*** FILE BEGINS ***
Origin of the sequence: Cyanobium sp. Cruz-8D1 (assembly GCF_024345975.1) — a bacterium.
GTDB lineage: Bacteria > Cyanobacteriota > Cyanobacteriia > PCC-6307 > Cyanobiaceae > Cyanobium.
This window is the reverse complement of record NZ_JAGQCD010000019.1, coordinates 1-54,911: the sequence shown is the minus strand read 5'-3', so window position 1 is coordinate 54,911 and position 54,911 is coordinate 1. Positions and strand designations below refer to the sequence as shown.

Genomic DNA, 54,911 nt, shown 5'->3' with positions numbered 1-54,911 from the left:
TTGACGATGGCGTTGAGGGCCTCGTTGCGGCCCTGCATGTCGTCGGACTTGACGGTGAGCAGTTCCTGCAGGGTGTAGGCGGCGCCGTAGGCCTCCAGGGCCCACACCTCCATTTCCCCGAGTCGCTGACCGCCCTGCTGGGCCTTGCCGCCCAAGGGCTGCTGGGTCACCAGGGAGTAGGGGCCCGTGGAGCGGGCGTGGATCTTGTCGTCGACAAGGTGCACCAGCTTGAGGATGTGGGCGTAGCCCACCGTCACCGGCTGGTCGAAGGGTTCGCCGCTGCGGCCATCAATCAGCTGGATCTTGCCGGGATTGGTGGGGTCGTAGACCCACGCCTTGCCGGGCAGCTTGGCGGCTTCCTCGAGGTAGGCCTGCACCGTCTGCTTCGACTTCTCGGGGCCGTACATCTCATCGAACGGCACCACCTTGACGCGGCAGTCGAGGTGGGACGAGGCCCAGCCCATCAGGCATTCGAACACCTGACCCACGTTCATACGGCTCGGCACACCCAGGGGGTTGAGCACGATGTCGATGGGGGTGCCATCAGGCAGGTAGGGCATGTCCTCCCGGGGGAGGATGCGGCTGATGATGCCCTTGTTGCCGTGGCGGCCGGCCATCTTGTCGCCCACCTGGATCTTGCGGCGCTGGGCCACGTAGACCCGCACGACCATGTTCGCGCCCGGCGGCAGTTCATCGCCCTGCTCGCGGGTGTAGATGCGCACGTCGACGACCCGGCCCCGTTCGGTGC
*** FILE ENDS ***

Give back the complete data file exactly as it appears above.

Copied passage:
Origin of the sequence: Cyanobium sp. Cruz-8D1 (assembly GCF_024345975.1) — a bacterium.
GTDB lineage: Bacteria > Cyanobacteriota > Cyanobacteriia > PCC-6307 > Cyanobiaceae > Cyanobium.
This window is the reverse complement of record NZ_JAGQCD010000019.1, coordinates 1-54,911: the sequence shown is the minus strand read 5'-3', so window position 1 is coordinate 54,911 and position 54,911 is coordinate 1. Positions and strand designations below refer to the sequence as shown.

Genomic DNA, 54,911 nt, shown 5'->3' with positions numbered 1-54,911 from the left:
TTGACGATGGCGTTGAGGGCCTCGTTGCGGCCCTGCATGTCGTCGGACTTGACGGTGAGCAGTTCCTGCAGGGTGTAGGCGGCGCCGTAGGCCTCCAGGGCCCACACCTCCATTTCCCCGAGTCGCTGACCGCCCTGCTGGGCCTTGCCGCCCAAGGGCTGCTGGGTCACCAGGGAGTAGGGGCCCGTGGAGCGGGCGTGGATCTTGTCGTCGACAAGGTGCACCAGCTTGAGGATGTGGGCGTAGCCCACCGTCACCGGCTGGTCGAAGGGTTCGCCGCTGCGGCCATCAATCAGCTGGATCTTGCCGGGATTGGTGGGGTCGTAGACCCACGCCTTGCCGGGCAGCTTGGCGGCTTCCTCGAGGTAGGCCTGCACCGTCTGCTTCGACTTCTCGGGGCCGTACATCTCATCGAACGGCACCACCTTGACGCGGCAGTCGAGGTGGGACGAGGCCCAGCCCATCAGGCATTCGAACACCTGACCCACGTTCATACGGCTCGGCACACCCAGGGGGTTGAGCACGATGTCGATGGGGGTGCCATCAGGCAGGTAGGGCATGTCCTCCCGGGGGAGGATGCGGCTGATGATGCCCTTGTTGCCGTGGCGGCCGGCCATCTTGTCGCCCACCTGGATCTTGCGGCGCTGGGCCACGTAGACCCGCACGACCATGTTCGCGCCCGGCGGCAGTTCATCGCCCTGCTCGCGGGTGTAGATGCGCACGTCGACGACCCGGCCCCGTTCGGTGC